The emperor's new drugs: medication and placebo in the treatment of depression

Handb Exp Pharmacol. 2014:225:291-303. doi: 10.1007/978-3-662-44519-8_16.


Antidepressants are supposed to work by fixing a chemical imbalance, specifically, a lack of serotonin in the brain. Indeed their supposed effectiveness is the primary evidence for the chemical imbalance theory. But analyses of the published data and the unpublished data that were hidden by the drug companies reveal that most (if not all) of the benefits are due to the placebo effect. Some antidepressants increase serotonin levels, some decrease it, and some have no effect at all on serotonin. Nevertheless, they all show the same therapeutic benefit. Even the small statistical difference between antidepressants and placebos may be an enhanced placebo effect, due to the fact that most patients and doctors in clinical trials successfully break blind. The serotonin theory is as close to any theory in the history of science having been proved wrong. Instead of curing depression, popular antidepressants may induce a biological vulnerability making people more likely to become depressed in the future.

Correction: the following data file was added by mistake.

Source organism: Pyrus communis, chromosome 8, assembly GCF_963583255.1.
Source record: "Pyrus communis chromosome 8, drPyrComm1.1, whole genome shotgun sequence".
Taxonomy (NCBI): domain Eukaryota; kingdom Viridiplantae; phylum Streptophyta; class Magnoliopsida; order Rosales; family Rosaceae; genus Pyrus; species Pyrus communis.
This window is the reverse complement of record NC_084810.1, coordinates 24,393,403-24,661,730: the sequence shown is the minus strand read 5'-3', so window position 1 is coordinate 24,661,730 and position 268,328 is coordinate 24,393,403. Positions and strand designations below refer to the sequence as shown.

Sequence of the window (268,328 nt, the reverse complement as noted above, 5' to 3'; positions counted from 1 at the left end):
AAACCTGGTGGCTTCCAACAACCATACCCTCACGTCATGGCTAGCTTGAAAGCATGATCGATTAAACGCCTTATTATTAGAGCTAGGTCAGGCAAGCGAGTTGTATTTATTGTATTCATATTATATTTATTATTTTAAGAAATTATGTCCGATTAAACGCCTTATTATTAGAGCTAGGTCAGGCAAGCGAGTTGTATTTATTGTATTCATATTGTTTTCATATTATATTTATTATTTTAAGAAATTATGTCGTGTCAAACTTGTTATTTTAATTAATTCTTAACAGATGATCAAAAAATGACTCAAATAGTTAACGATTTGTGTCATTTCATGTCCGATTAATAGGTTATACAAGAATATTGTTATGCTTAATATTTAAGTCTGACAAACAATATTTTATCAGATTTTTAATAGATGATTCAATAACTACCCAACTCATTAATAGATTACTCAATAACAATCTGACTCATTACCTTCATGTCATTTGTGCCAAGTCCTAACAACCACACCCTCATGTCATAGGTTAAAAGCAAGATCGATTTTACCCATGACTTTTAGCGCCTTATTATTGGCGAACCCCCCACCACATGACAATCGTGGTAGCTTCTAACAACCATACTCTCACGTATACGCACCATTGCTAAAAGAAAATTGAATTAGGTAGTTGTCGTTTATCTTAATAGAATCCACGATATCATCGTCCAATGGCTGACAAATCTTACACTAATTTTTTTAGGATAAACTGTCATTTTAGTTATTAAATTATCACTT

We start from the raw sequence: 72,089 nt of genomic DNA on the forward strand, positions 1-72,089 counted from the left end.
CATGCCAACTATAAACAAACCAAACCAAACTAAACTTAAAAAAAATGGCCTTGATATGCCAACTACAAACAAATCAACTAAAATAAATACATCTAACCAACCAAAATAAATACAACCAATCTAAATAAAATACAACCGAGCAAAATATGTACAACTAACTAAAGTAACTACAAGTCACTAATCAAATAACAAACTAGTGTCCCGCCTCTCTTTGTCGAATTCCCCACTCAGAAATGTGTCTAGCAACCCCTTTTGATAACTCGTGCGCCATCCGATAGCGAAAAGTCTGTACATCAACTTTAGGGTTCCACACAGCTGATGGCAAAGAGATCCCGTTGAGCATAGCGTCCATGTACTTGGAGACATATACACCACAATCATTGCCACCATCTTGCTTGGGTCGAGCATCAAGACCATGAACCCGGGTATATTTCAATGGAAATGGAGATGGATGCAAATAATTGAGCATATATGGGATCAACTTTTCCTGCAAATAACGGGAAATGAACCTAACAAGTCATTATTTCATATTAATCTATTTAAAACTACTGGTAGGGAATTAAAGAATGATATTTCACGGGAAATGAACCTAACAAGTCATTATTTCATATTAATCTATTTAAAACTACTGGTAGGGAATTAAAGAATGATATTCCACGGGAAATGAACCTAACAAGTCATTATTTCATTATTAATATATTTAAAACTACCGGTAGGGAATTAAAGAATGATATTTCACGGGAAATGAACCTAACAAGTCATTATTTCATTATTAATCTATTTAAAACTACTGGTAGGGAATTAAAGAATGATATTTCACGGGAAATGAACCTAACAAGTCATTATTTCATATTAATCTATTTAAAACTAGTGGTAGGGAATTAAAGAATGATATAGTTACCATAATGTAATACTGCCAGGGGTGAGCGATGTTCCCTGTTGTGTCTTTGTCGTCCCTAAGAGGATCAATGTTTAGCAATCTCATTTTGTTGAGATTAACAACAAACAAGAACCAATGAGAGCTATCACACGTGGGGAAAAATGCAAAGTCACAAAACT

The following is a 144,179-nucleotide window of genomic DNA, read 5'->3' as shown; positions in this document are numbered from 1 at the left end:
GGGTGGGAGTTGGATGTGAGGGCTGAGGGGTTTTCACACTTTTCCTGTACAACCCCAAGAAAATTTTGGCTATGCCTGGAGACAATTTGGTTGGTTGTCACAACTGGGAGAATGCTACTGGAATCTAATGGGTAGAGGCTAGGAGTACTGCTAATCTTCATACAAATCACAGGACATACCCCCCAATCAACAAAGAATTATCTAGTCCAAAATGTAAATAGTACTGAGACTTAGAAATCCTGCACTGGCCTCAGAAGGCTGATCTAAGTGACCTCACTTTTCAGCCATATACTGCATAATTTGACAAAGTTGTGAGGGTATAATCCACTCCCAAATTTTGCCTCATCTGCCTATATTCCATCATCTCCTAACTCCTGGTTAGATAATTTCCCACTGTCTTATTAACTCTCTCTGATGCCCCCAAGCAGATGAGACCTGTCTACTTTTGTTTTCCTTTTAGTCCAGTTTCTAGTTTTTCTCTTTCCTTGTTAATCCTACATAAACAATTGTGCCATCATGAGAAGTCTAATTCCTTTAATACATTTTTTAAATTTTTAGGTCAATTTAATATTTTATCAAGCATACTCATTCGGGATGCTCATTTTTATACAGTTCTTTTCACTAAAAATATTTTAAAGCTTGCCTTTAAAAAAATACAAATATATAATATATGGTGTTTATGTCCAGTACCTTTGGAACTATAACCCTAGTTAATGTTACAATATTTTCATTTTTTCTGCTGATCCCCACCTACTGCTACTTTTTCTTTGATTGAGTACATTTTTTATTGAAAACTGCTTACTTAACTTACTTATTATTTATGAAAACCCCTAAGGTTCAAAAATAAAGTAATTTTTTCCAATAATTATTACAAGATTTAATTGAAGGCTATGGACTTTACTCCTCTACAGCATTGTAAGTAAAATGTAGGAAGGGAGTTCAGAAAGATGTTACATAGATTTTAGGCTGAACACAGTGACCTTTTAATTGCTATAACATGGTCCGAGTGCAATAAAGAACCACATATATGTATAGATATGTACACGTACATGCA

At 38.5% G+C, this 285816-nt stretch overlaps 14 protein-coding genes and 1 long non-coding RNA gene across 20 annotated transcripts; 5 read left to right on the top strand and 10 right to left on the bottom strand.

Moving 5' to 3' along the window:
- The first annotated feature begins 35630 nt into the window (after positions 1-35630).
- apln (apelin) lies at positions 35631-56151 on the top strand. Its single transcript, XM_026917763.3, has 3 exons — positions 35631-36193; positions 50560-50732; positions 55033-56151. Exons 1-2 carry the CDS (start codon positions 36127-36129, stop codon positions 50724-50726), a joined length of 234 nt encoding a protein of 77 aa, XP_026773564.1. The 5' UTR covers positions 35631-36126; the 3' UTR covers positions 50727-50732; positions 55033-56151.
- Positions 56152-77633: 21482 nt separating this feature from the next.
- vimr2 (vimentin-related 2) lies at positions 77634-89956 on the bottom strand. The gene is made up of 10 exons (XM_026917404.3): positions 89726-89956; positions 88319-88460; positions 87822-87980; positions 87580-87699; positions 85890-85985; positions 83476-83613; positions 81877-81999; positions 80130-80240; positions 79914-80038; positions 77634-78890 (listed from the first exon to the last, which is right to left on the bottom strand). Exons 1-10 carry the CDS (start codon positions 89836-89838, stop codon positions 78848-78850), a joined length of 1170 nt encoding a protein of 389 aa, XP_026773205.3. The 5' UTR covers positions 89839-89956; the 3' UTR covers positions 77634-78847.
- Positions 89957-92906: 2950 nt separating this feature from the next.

MeSH terms

  • Depression / drug therapy*
  • Drug Approval
  • Humans
  • Placebo Effect*
  • Serotonin / physiology


  • Serotonin